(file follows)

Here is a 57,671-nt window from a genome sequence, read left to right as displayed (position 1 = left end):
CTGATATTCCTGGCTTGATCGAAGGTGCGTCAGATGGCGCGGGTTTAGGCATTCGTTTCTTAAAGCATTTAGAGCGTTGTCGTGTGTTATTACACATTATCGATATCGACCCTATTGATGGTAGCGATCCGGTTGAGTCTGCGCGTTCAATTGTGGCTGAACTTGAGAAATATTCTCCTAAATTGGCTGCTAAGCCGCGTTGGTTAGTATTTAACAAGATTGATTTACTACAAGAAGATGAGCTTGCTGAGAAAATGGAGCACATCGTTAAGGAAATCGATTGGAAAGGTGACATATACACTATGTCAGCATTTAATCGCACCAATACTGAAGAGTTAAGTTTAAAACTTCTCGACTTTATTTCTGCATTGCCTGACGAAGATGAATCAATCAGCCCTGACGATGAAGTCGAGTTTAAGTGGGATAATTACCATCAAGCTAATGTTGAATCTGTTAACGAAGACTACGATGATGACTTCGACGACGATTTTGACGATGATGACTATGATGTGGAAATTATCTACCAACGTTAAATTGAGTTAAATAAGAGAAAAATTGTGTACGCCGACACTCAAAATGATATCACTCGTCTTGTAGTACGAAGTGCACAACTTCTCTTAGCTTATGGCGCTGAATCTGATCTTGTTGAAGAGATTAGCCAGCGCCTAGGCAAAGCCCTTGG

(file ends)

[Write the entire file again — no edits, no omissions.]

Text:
Here is a 57,671-nt window from a genome sequence, read left to right as displayed (position 1 = left end):
CTGATATTCCTGGCTTGATCGAAGGTGCGTCAGATGGCGCGGGTTTAGGCATTCGTTTCTTAAAGCATTTAGAGCGTTGTCGTGTGTTATTACACATTATCGATATCGACCCTATTGATGGTAGCGATCCGGTTGAGTCTGCGCGTTCAATTGTGGCTGAACTTGAGAAATATTCTCCTAAATTGGCTGCTAAGCCGCGTTGGTTAGTATTTAACAAGATTGATTTACTACAAGAAGATGAGCTTGCTGAGAAAATGGAGCACATCGTTAAGGAAATCGATTGGAAAGGTGACATATACACTATGTCAGCATTTAATCGCACCAATACTGAAGAGTTAAGTTTAAAACTTCTCGACTTTATTTCTGCATTGCCTGACGAAGATGAATCAATCAGCCCTGACGATGAAGTCGAGTTTAAGTGGGATAATTACCATCAAGCTAATGTTGAATCTGTTAACGAAGACTACGATGATGACTTCGACGACGATTTTGACGATGATGACTATGATGTGGAAATTATCTACCAACGTTAAATTGAGTTAAATAAGAGAAAAATTGTGTACGCCGACACTCAAAATGATATCACTCGTCTTGTAGTACGAAGTGCACAACTTCTCTTAGCTTATGGCGCTGAATCTGATCTTGTTGAAGAGATTAGCCAGCGCCTAGGCAAAGCCCTTGG